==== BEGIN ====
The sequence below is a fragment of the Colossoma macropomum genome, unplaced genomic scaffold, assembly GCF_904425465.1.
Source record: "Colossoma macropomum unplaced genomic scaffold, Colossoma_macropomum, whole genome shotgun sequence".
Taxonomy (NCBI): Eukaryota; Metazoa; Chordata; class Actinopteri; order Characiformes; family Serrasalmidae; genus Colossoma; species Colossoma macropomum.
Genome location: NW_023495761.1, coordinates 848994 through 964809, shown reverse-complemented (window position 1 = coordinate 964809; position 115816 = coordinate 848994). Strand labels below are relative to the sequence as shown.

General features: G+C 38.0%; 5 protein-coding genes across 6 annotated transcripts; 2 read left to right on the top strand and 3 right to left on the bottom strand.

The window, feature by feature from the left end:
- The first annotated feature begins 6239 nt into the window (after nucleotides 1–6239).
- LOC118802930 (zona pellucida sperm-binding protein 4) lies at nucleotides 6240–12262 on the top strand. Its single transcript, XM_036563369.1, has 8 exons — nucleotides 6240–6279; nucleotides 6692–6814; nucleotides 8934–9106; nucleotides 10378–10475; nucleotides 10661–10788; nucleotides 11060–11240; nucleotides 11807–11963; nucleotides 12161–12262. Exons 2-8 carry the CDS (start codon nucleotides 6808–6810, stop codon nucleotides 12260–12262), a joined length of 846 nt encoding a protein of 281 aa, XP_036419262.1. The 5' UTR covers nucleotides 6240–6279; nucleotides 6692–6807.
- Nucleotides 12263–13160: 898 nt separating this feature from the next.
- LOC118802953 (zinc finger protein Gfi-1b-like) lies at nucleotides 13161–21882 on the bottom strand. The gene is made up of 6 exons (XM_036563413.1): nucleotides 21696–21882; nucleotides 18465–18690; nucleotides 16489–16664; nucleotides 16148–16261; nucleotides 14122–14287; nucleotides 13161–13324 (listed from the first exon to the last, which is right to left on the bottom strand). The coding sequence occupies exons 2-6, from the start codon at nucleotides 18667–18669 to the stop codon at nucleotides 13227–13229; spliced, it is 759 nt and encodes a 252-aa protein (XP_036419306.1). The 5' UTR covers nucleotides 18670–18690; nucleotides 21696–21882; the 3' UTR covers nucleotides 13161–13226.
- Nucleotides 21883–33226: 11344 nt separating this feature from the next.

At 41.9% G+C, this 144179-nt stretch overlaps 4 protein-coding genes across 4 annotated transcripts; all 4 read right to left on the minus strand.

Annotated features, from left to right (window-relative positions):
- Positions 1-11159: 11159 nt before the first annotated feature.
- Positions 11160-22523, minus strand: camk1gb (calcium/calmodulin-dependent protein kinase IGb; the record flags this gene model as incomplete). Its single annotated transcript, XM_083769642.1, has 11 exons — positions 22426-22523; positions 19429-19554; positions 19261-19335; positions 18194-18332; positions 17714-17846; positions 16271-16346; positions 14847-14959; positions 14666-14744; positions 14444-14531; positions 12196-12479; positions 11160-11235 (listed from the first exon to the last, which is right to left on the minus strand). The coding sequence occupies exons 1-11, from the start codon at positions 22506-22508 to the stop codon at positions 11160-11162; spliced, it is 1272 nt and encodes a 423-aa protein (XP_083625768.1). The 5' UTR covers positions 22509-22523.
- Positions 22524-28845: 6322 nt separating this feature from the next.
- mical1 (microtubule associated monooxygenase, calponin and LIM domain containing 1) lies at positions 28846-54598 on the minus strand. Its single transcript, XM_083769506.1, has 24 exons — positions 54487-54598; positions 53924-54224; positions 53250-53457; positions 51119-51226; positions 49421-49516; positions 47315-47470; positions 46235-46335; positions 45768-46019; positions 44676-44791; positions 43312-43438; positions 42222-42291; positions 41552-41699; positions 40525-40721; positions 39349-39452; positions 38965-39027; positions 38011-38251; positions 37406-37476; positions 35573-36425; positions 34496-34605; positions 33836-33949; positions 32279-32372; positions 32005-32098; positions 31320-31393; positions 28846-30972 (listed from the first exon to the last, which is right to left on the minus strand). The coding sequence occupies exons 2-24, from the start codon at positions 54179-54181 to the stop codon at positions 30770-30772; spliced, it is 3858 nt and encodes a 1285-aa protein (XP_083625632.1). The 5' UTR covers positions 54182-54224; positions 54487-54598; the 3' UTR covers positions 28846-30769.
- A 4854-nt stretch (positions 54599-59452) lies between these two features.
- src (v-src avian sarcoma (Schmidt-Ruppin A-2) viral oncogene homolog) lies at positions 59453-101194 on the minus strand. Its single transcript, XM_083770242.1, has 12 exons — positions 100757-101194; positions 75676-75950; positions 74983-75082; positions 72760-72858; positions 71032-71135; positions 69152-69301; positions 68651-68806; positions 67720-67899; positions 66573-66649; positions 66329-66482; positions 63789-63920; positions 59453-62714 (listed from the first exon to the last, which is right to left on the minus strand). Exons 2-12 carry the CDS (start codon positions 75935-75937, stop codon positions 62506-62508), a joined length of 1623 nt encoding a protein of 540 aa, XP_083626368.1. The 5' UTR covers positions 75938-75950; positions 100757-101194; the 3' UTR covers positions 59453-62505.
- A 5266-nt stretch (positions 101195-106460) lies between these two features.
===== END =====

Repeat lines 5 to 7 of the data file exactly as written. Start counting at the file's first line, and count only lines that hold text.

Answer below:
General features: G+C 38.0%; 5 protein-coding genes across 6 annotated transcripts; 2 read left to right on the top strand and 3 right to left on the bottom strand.

The window, feature by feature from the left end:
- The first annotated feature begins 6239 nt into the window (after nucleotides 1–6239).